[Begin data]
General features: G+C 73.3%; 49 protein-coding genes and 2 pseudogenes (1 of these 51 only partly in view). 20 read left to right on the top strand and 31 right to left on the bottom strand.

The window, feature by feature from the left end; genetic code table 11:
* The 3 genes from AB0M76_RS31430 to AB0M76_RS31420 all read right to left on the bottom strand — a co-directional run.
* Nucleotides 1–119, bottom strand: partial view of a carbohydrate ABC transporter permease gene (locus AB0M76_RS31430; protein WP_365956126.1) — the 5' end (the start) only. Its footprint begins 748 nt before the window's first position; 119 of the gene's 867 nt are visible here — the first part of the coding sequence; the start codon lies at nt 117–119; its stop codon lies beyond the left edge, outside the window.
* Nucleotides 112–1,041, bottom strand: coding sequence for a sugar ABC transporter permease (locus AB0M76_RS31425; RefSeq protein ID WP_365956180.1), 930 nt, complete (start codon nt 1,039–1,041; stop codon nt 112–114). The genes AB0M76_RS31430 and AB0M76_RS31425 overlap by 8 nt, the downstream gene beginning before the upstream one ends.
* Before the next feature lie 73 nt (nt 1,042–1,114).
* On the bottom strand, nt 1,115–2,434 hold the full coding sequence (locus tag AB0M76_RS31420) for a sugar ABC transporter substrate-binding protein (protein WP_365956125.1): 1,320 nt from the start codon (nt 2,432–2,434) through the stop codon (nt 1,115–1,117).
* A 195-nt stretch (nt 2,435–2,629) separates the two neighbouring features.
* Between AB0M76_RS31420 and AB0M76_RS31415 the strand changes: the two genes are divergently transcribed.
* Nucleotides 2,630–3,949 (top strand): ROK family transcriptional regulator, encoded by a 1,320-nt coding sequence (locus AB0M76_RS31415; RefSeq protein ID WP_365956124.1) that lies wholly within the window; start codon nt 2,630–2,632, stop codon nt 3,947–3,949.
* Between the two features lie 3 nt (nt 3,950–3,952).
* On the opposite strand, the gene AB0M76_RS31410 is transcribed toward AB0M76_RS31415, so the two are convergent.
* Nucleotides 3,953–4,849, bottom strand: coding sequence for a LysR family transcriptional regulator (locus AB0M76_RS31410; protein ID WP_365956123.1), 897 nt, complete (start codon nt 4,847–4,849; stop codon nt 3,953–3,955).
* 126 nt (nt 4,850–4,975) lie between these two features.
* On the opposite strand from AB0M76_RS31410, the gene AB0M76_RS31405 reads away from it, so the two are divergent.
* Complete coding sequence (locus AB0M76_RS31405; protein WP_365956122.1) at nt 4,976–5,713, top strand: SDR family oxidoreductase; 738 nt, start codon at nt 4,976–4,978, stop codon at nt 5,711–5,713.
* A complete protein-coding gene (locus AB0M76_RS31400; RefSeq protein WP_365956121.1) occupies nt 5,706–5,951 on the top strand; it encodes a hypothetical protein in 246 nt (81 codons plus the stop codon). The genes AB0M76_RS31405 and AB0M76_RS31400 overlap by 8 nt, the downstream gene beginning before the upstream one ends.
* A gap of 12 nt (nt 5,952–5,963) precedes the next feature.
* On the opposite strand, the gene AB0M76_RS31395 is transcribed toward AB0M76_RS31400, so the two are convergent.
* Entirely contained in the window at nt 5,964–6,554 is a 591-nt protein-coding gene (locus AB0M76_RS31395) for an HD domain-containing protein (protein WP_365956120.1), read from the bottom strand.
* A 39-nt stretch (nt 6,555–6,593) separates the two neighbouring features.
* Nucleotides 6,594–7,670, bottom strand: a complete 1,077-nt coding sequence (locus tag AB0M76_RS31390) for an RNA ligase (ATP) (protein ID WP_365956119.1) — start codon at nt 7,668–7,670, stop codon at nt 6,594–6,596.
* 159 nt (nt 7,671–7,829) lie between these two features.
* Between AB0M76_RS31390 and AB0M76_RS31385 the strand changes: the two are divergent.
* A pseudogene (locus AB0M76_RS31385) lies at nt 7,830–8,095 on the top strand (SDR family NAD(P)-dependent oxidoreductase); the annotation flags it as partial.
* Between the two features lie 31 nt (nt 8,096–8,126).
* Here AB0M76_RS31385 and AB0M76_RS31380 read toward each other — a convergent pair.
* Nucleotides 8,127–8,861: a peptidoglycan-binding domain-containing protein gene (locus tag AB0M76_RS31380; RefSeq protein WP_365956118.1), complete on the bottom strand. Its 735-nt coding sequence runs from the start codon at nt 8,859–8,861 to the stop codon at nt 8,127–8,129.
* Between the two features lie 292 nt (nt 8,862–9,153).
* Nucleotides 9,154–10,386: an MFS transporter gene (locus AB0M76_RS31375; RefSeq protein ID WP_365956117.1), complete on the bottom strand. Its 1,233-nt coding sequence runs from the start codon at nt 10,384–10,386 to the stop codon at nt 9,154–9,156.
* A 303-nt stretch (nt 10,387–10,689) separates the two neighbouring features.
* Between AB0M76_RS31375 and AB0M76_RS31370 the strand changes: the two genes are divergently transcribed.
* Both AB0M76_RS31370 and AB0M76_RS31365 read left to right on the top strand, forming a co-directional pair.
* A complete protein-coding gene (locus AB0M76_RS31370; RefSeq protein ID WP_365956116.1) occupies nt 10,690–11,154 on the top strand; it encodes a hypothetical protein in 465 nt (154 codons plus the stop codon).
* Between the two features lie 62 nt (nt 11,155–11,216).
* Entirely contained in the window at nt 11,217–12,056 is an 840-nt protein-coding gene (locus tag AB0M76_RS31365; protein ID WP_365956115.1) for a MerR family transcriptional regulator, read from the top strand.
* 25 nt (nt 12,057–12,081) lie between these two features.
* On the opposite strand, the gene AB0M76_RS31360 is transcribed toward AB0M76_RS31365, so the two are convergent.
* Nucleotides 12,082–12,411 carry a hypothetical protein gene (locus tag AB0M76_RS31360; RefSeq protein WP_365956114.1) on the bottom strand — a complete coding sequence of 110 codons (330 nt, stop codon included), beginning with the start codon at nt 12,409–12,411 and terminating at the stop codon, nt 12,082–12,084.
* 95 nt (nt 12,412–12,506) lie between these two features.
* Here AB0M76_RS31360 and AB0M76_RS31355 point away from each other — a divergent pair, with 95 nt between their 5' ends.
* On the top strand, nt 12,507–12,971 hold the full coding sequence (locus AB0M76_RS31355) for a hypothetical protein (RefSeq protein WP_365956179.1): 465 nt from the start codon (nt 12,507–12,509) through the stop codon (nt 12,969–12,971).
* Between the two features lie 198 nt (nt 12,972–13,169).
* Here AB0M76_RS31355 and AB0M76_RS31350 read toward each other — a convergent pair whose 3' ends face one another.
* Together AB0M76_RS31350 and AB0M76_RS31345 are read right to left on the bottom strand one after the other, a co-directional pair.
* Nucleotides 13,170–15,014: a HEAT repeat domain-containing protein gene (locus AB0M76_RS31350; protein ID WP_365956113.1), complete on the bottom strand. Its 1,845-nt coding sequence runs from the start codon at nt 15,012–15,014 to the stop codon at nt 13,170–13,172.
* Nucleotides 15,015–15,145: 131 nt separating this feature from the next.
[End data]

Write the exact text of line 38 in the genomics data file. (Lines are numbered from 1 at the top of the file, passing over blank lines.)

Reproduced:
* On the opposite strand, the gene AB0M76_RS31360 is transcribed toward AB0M76_RS31365, so the two are convergent.